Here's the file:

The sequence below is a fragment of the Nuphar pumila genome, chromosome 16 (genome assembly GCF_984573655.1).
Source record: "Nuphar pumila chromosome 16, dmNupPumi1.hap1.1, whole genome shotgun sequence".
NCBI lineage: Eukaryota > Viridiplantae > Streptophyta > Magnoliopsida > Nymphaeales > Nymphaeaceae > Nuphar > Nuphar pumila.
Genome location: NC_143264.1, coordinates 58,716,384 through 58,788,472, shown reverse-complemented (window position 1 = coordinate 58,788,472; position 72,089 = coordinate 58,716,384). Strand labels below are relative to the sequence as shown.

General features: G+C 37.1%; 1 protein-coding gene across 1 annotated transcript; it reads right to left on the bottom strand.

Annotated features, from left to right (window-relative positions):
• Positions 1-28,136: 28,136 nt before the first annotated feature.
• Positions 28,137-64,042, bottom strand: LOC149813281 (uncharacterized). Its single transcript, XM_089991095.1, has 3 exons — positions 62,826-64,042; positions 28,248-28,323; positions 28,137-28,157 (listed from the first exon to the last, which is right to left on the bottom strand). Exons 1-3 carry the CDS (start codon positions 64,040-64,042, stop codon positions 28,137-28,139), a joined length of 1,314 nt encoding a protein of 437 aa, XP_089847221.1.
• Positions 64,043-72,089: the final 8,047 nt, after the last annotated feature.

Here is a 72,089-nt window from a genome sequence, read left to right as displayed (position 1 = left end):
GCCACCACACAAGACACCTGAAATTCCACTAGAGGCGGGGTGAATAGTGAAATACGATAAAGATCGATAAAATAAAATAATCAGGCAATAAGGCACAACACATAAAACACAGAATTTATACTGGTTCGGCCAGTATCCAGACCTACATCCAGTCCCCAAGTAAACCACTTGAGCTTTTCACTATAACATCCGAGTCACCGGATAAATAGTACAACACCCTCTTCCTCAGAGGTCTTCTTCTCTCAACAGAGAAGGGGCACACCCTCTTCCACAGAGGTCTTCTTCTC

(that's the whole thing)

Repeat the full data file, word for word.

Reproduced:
The sequence below is a fragment of the Nuphar pumila genome, chromosome 16 (genome assembly GCF_984573655.1).
Source record: "Nuphar pumila chromosome 16, dmNupPumi1.hap1.1, whole genome shotgun sequence".
NCBI lineage: Eukaryota > Viridiplantae > Streptophyta > Magnoliopsida > Nymphaeales > Nymphaeaceae > Nuphar > Nuphar pumila.
Genome location: NC_143264.1, coordinates 58,716,384 through 58,788,472, shown reverse-complemented (window position 1 = coordinate 58,788,472; position 72,089 = coordinate 58,716,384). Strand labels below are relative to the sequence as shown.

General features: G+C 37.1%; 1 protein-coding gene across 1 annotated transcript; it reads right to left on the bottom strand.

Annotated features, from left to right (window-relative positions):
• Positions 1-28,136: 28,136 nt before the first annotated feature.
• Positions 28,137-64,042, bottom strand: LOC149813281 (uncharacterized). Its single transcript, XM_089991095.1, has 3 exons — positions 62,826-64,042; positions 28,248-28,323; positions 28,137-28,157 (listed from the first exon to the last, which is right to left on the bottom strand). Exons 1-3 carry the CDS (start codon positions 64,040-64,042, stop codon positions 28,137-28,139), a joined length of 1,314 nt encoding a protein of 437 aa, XP_089847221.1.
• Positions 64,043-72,089: the final 8,047 nt, after the last annotated feature.

Here is a 72,089-nt window from a genome sequence, read left to right as displayed (position 1 = left end):
GCCACCACACAAGACACCTGAAATTCCACTAGAGGCGGGGTGAATAGTGAAATACGATAAAGATCGATAAAATAAAATAATCAGGCAATAAGGCACAACACATAAAACACAGAATTTATACTGGTTCGGCCAGTATCCAGACCTACATCCAGTCCCCAAGTAAACCACTTGAGCTTTTCACTATAACATCCGAGTCACCGGATAAATAGTACAACACCCTCTTCCTCAGAGGTCTTCTTCTCTCAACAGAGAAGGGGCACACCCTCTTCCACAGAGGTCTTCTTCTC